Innocence, he said.  Let me tell you about innocence.  Innocence is the one thing I can think of that you gain only in the act of losing it – and most of us lost it before we were even born.  I could argue that I lost mine when my father was abused as a child but, really, we could trace this back to the beginning of time.  We all lost our innocence as soon as we – us, all of this – came into being.  The fall didn’t take place in the garden.  That’s just god’s way of blaming the devil.  The fall took place as soon as god said “let there be.”  We can never go back to being innocent.  The dream of innocence is the dream of inexistence, it is a memory we carry with us from the time before time, the time when we were not.  It’s what our bodies, our cells, our genes, remember of the nothingness we used to not be.  You can never go back to being innocent because being is not innocent.  And once you are, you cannot not be.  Even the dead are not innocent.  As Euripedes said, “Never that which is shall die.”  Which is why, of course, our rituals around death are premised upon the need to try and ensure that the dead rest in peace.

What do we know of the dead or death or what comes after?

We are the dead.  We are what comes after.

And death?

Death, he said pulling another beer from his bag, is not the kind of thing about which one can speak cleverly.  Or at all.  But here’s another thing, the devil died before god.  First, the devil was demoted from the Lord of Hell to being the prosecutor in god’s law court or a transient demon without any final resting place.  The Nazis said the devil was gassed in a shower at Auschwitz and the Americans said the devil ate three bullets with his forehead in a compound in Pakistan, but I think he died long before that.  I think the devil died at Golgotha.  God has yet to follow suit.  He’s that kind of bastard.  Even when he dies he fucks it all up and resurrects himself and turns even the suffering of the oppressed into some kind of road to glory and wealth and conquest.  Streets of gold and rivers of blood.  Hallelujah.

But you said before that the devil is always there for us – for better or for worse – and now you say the devil is dead.

Some dead do not rest in peace.

And the difference between this and a god who resurrects himself?

Is the difference between those who wish to ascend to heaven and those who choose to remain in hell.  Heaven is for the selfish.  Hell is for lovers.  And that’s why god can fly away into the clouds after flirting with our suffering, and it’s why the devil, even though he is dead, continues to haunt us.

Posted by: Dan | May 13, 2017

April Reviews

In April I read four Books (Living at the Edges of Capitalism; Vertigo; The Skin; and The Passion According to G. H.) watched three Movies (Black Sunday; Beyond the Black Rainbow; and The Bird with the Crystal Plumage) and two Documentaries (Hotel Terminus; and Newtown).  I wanted to write detailed reviews of some of them, especially the first book, but I am up to my ears in other projects at the moment so these are even more inadequate than my already inadequate reviews.  A star system is looking more and more appealing all the time…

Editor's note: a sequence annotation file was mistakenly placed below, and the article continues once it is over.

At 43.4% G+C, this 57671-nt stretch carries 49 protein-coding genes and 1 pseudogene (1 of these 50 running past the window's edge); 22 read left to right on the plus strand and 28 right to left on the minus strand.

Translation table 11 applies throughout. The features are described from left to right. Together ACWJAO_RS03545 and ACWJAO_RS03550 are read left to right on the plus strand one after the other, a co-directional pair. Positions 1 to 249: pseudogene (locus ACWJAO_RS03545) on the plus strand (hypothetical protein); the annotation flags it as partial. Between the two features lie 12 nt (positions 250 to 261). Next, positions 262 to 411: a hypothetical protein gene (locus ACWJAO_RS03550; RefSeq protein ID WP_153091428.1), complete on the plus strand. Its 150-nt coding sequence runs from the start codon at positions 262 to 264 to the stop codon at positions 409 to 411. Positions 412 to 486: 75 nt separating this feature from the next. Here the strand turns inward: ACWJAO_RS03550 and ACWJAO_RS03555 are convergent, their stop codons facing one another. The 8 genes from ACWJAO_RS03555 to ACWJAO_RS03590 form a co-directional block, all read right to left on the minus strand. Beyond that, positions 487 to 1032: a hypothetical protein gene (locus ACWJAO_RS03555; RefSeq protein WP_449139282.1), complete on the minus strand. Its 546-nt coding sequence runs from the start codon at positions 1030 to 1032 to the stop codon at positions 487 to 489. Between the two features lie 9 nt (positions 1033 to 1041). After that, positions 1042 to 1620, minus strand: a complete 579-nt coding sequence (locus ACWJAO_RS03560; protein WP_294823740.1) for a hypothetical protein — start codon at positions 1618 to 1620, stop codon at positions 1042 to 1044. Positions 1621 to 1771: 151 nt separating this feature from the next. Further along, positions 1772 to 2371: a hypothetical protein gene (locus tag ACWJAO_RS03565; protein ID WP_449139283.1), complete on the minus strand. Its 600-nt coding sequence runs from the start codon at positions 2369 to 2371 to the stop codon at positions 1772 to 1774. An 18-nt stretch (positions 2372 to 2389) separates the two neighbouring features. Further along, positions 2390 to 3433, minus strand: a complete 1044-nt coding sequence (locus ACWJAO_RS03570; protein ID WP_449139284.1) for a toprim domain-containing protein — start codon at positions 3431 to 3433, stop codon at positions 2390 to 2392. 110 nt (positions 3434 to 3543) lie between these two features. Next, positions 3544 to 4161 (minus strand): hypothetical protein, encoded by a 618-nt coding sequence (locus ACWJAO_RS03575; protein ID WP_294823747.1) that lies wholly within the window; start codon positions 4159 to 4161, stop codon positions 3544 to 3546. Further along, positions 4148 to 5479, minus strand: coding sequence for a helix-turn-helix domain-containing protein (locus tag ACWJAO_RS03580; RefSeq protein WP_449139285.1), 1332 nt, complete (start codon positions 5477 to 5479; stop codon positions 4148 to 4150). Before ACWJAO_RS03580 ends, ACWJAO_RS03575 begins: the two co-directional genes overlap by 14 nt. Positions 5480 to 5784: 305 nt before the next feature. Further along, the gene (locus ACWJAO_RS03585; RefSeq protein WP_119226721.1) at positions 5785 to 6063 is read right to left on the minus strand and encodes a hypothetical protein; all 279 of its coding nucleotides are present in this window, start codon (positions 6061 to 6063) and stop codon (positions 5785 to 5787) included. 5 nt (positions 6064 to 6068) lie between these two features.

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Posted by: Dan | May 12, 2017

It Was the Whining of the Dog

It was the whining of the dog that he heard.  The dog whining, just outside the door.  He could, and he did, picture it with its muzzle thrust down into the floor, between its front paws, and its eyebrows raised in that way dogs raise their eyebrows when they have their chins down but are looking up at you.  Its tail was wagging in that way dogs wag their tails when they are sorry even though they can’t figure out what they did wrong.  Whining, and the thump, thump, thump, of the tail as it hit the wall that separated the bedroom from the upper hallway.  It wasn’t the hands on his body (although hands on bodies are not soundless).  It wasn’t the fingers in his mouth and around his throat (Eric Garner, he remembered, could still speak even when he couldn’t breathe).  It was the whining of the dog.

He wanted to comfort the dog and explain to it that it wasn’t the dog’s fault and he wanted to give it a treat and he wanted to take it with him when he left but he didn’t know leaving and he didn’t know speaking and “It’s okay, it’s okay, it’s okay,” he thought over and over and over and over and over and over and over and over and thump, thump, thump, thump, thump, thump, thump, thump, thump, and the whining of the dog.  And “I’m sorry, too,” he thought, and he raised his eyebrows and tried to look up but he couldn’t.